Adventures In Badge Engineering: Mercury and Oldsmobile SUVs!
March 21st, 2011 2:07 AM Share
As Detroit was skipping a decade or two of car R&D by concentrating on packing increasing numbers of 128-ouncer-ready cup holders and faux-wood trim into big trucks, it became necessary to make it clear to the targeted buyer demographics that these trucks really weren’t, you know, trucks. In fact, they were more about protection from street crime and potholes than anything else, which is where slapping Mercury badges on the Explorer and Oldsmobile badges on the Blazer came in.
#1990s #1991 #1991OldsmobileBravada #2000s #2002 #2002MercuryMountaineer #Advertising #Bravada #Mercury #MercuryMountaineer #SUV #Oldsmobile #Television #SportUtilityVehicle #Mountaineer #OldsmobileBravada
Published March 21st, 2011 11:00 AM
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9 of 16 comments
You know, the only person I knew who drove a Bravada was also the one guy who could afford to drive anything he wanted. One of my best buddies back in college was a kid who came from real money. Really real money. Once, we were goofing off once in Macau and his father came to visit but had to rush back to the office Hong Kong office. Had a helicopter pick us up and immigration and customs met us on the roof of his building when we landed. Back in the states, he drove a Bravada. Other car: F-150. Son drove an Explorer with crank windows. Whenever I see a Bravada, I think of my buddy's father, who would drive miles out of his way to go to the cheaper gas station.
Nobody with an IQ bigger than their shoe size would buy this crap
I remember a Bravada of this generation in the "experimental assembly" area in Lansing. By that time it was J,L, & N city and Olds really did not have engineering control anymore, so it was an unusual sight. They were looking at a 5.7L TPI Corvette engine in one. They wanted to give the Olds something special to distinguish it, but the rework was too much for the business case to work out. Olds sold so few Bravadas it was dropped for a year or so, if my memory serves. I love the Olds 'face' on the next generation, '96-7. That was the story of life for Olds at the time, there was no money to do much more than badge engineer low volume Bravada. GM actually was on the verge of bankruptcy in '92. The last Bravada was quite a nice vehicle and ironically, the Line 6 engine a product of the former Olds engine team who had evolved into the Line Engine Team in Lansing. Olds was even finally given a first, with the new '02 Bravada out months before TrailBlazer and Envoy. The excitement was short lived when the phase out of Olds was announced shortly thereafter. A good friend, third generation Olds dealer heard the news on the radio while out for breakfast with his wife. I remember her asking how GM could kill Olds just after they got the great new Bravada. Ron Zarrella is the answer.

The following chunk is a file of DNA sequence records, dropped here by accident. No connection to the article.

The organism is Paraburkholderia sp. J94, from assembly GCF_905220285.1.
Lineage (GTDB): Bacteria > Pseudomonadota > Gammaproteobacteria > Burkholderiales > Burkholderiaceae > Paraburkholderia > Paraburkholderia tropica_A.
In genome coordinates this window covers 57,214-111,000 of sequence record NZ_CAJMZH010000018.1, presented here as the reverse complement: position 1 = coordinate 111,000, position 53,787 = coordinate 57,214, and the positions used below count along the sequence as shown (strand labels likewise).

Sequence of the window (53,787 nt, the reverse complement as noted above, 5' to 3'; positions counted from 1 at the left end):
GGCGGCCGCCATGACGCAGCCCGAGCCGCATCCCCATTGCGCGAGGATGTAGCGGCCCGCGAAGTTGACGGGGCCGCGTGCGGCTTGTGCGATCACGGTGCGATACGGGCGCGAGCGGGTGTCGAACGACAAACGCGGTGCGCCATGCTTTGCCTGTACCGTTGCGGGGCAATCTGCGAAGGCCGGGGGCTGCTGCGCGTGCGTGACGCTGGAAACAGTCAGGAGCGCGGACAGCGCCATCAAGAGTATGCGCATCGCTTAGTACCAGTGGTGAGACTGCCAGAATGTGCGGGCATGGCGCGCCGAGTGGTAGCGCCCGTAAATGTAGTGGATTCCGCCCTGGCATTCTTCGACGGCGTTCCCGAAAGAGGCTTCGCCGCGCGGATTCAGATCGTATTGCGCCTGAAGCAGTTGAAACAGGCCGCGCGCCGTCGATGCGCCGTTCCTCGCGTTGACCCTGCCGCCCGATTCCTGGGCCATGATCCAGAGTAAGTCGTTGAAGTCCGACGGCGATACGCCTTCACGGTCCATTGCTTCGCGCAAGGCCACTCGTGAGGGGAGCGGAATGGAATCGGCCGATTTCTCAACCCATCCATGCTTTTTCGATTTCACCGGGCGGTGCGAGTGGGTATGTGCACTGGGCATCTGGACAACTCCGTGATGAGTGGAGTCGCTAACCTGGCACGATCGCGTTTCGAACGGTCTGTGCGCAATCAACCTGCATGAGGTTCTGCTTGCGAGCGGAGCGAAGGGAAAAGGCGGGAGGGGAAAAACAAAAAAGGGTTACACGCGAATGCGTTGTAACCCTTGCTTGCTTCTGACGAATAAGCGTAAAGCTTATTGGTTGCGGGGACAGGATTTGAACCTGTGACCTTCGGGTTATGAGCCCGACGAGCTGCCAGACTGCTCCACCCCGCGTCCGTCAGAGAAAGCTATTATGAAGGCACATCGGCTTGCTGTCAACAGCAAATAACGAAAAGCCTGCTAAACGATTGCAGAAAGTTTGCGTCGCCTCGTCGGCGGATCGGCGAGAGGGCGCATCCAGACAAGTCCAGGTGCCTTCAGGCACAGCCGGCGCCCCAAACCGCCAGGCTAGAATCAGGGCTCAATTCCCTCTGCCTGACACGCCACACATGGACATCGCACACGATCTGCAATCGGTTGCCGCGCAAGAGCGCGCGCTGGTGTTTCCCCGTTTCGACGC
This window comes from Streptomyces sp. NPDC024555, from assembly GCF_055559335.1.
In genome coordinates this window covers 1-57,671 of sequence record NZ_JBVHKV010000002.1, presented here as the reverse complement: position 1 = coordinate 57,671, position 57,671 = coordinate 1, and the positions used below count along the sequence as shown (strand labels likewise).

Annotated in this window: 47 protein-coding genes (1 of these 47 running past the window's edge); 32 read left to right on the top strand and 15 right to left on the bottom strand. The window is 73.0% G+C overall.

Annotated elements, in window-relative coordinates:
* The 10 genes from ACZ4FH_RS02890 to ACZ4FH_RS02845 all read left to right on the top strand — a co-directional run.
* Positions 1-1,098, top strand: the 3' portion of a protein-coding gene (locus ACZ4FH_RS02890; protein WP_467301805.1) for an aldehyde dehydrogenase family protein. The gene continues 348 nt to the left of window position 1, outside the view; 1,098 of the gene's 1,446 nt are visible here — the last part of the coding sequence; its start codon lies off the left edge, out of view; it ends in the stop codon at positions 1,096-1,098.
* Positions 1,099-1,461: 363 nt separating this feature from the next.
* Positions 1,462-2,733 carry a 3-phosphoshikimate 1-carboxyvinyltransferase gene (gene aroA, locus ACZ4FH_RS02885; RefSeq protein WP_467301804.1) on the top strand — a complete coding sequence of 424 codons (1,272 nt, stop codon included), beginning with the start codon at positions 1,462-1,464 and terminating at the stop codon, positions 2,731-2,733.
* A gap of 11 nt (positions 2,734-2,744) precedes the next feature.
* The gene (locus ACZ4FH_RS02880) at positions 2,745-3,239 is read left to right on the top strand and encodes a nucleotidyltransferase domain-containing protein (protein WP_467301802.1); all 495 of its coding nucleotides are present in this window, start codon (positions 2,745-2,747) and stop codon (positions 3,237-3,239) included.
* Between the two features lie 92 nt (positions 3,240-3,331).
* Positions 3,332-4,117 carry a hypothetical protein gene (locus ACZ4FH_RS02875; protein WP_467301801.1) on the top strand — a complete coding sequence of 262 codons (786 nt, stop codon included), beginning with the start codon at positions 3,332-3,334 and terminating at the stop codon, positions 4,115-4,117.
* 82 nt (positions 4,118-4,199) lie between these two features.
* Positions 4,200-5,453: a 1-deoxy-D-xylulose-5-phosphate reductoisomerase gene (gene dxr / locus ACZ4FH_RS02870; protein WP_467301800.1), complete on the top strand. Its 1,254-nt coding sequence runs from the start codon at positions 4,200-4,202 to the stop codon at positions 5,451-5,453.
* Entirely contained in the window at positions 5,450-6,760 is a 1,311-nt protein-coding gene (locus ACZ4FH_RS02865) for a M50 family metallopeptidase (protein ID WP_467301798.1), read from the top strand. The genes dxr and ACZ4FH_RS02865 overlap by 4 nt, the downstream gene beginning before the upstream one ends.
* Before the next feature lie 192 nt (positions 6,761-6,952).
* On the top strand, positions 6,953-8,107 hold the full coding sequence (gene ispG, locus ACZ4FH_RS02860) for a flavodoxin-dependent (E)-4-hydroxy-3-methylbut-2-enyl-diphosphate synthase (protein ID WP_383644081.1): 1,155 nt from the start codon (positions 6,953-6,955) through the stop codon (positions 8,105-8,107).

Signal11- Reminds me of a trip to Nantucket Island a number of years ago with a wealthy friend. His even wealthier friend there had a new '05 GMC Envoy he kept on the island. They needed 4wd occasionally for the sand when going to the best beach for surf casting. I remarked that it was good to see an American brand vehicle. He replied that he chose it because it was the best one on the market! They had expensive Mercedes sedans, too, and could afford whatever they wanted.